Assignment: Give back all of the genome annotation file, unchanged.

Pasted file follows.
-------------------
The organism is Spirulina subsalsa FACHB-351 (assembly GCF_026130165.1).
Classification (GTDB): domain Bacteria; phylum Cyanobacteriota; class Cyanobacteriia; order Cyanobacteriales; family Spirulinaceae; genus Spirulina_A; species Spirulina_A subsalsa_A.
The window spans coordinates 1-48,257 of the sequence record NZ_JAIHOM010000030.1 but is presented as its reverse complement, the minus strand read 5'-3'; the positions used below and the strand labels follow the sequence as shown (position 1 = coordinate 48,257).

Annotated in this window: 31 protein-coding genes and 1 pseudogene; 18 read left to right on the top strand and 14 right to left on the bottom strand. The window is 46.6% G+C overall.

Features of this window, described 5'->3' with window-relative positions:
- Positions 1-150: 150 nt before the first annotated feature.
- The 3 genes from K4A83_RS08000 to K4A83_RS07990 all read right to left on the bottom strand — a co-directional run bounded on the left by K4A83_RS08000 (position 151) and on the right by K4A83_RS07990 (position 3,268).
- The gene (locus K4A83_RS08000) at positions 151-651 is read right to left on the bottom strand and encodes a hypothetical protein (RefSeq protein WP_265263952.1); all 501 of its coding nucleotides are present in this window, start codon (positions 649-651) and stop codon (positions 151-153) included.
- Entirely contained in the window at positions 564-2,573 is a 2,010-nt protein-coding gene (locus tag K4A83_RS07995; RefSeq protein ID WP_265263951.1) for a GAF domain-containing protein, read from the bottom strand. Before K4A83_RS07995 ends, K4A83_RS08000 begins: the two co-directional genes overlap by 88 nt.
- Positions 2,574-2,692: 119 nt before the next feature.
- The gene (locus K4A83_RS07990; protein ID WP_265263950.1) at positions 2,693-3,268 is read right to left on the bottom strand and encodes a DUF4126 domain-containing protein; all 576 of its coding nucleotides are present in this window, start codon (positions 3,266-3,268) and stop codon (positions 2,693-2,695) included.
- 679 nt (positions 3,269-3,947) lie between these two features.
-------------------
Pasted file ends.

The organism is Spirulina subsalsa FACHB-351 (assembly GCF_026130165.1).
Classification (GTDB): domain Bacteria; phylum Cyanobacteriota; class Cyanobacteriia; order Cyanobacteriales; family Spirulinaceae; genus Spirulina_A; species Spirulina_A subsalsa_A.
The window spans coordinates 1-48,257 of the sequence record NZ_JAIHOM010000030.1 but is presented as its reverse complement, the minus strand read 5'-3'; the positions used below and the strand labels follow the sequence as shown (position 1 = coordinate 48,257).

Annotated in this window: 31 protein-coding genes and 1 pseudogene; 18 read left to right on the top strand and 14 right to left on the bottom strand. The window is 46.6% G+C overall.

Features of this window, described 5'->3' with window-relative positions:
- Positions 1-150: 150 nt before the first annotated feature.
- The 3 genes from K4A83_RS08000 to K4A83_RS07990 all read right to left on the bottom strand — a co-directional run bounded on the left by K4A83_RS08000 (position 151) and on the right by K4A83_RS07990 (position 3,268).
- The gene (locus K4A83_RS08000) at positions 151-651 is read right to left on the bottom strand and encodes a hypothetical protein (RefSeq protein WP_265263952.1); all 501 of its coding nucleotides are present in this window, start codon (positions 649-651) and stop codon (positions 151-153) included.
- Entirely contained in the window at positions 564-2,573 is a 2,010-nt protein-coding gene (locus tag K4A83_RS07995; RefSeq protein ID WP_265263951.1) for a GAF domain-containing protein, read from the bottom strand. Before K4A83_RS07995 ends, K4A83_RS08000 begins: the two co-directional genes overlap by 88 nt.
- Positions 2,574-2,692: 119 nt before the next feature.
- The gene (locus K4A83_RS07990; protein ID WP_265263950.1) at positions 2,693-3,268 is read right to left on the bottom strand and encodes a DUF4126 domain-containing protein; all 576 of its coding nucleotides are present in this window, start codon (positions 3,266-3,268) and stop codon (positions 2,693-2,695) included.
- 679 nt (positions 3,269-3,947) lie between these two features.